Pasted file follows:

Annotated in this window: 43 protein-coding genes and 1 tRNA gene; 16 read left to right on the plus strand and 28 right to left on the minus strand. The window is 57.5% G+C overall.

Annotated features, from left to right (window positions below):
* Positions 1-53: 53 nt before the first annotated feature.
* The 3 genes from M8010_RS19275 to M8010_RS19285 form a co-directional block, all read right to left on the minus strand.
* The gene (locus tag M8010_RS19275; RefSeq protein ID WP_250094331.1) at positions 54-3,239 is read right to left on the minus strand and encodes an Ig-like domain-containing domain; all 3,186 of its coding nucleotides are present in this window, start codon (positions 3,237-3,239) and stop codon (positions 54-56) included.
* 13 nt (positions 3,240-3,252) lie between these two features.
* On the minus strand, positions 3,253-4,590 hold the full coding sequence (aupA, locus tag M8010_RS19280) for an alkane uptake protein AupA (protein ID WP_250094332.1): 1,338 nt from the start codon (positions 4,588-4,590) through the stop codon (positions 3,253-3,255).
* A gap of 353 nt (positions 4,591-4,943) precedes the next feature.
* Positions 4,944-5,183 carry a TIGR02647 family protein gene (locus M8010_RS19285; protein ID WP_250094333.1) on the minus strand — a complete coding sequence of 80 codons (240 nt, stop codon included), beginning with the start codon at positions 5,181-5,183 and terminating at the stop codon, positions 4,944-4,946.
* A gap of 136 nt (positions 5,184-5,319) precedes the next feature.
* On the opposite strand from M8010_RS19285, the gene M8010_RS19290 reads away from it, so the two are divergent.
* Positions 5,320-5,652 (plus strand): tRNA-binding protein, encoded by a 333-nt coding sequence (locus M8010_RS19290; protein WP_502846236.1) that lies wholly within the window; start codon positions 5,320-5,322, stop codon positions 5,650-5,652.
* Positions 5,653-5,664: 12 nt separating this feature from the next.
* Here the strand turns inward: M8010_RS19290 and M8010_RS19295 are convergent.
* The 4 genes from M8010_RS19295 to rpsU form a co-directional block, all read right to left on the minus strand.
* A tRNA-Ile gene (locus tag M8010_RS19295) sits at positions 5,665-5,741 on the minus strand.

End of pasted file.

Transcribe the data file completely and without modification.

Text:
Annotated in this window: 43 protein-coding genes and 1 tRNA gene; 16 read left to right on the plus strand and 28 right to left on the minus strand. The window is 57.5% G+C overall.

Annotated features, from left to right (window positions below):
* Positions 1-53: 53 nt before the first annotated feature.
* The 3 genes from M8010_RS19275 to M8010_RS19285 form a co-directional block, all read right to left on the minus strand.
* The gene (locus tag M8010_RS19275; RefSeq protein ID WP_250094331.1) at positions 54-3,239 is read right to left on the minus strand and encodes an Ig-like domain-containing domain; all 3,186 of its coding nucleotides are present in this window, start codon (positions 3,237-3,239) and stop codon (positions 54-56) included.
* 13 nt (positions 3,240-3,252) lie between these two features.
* On the minus strand, positions 3,253-4,590 hold the full coding sequence (aupA, locus tag M8010_RS19280) for an alkane uptake protein AupA (protein ID WP_250094332.1): 1,338 nt from the start codon (positions 4,588-4,590) through the stop codon (positions 3,253-3,255).
* A gap of 353 nt (positions 4,591-4,943) precedes the next feature.
* Positions 4,944-5,183 carry a TIGR02647 family protein gene (locus M8010_RS19285; protein ID WP_250094333.1) on the minus strand — a complete coding sequence of 80 codons (240 nt, stop codon included), beginning with the start codon at positions 5,181-5,183 and terminating at the stop codon, positions 4,944-4,946.
* A gap of 136 nt (positions 5,184-5,319) precedes the next feature.
* On the opposite strand from M8010_RS19285, the gene M8010_RS19290 reads away from it, so the two are divergent.
* Positions 5,320-5,652 (plus strand): tRNA-binding protein, encoded by a 333-nt coding sequence (locus M8010_RS19290; protein WP_502846236.1) that lies wholly within the window; start codon positions 5,320-5,322, stop codon positions 5,650-5,652.
* Positions 5,653-5,664: 12 nt separating this feature from the next.
* Here the strand turns inward: M8010_RS19290 and M8010_RS19295 are convergent.
* The 4 genes from M8010_RS19295 to rpsU form a co-directional block, all read right to left on the minus strand.
* A tRNA-Ile gene (locus tag M8010_RS19295) sits at positions 5,665-5,741 on the minus strand.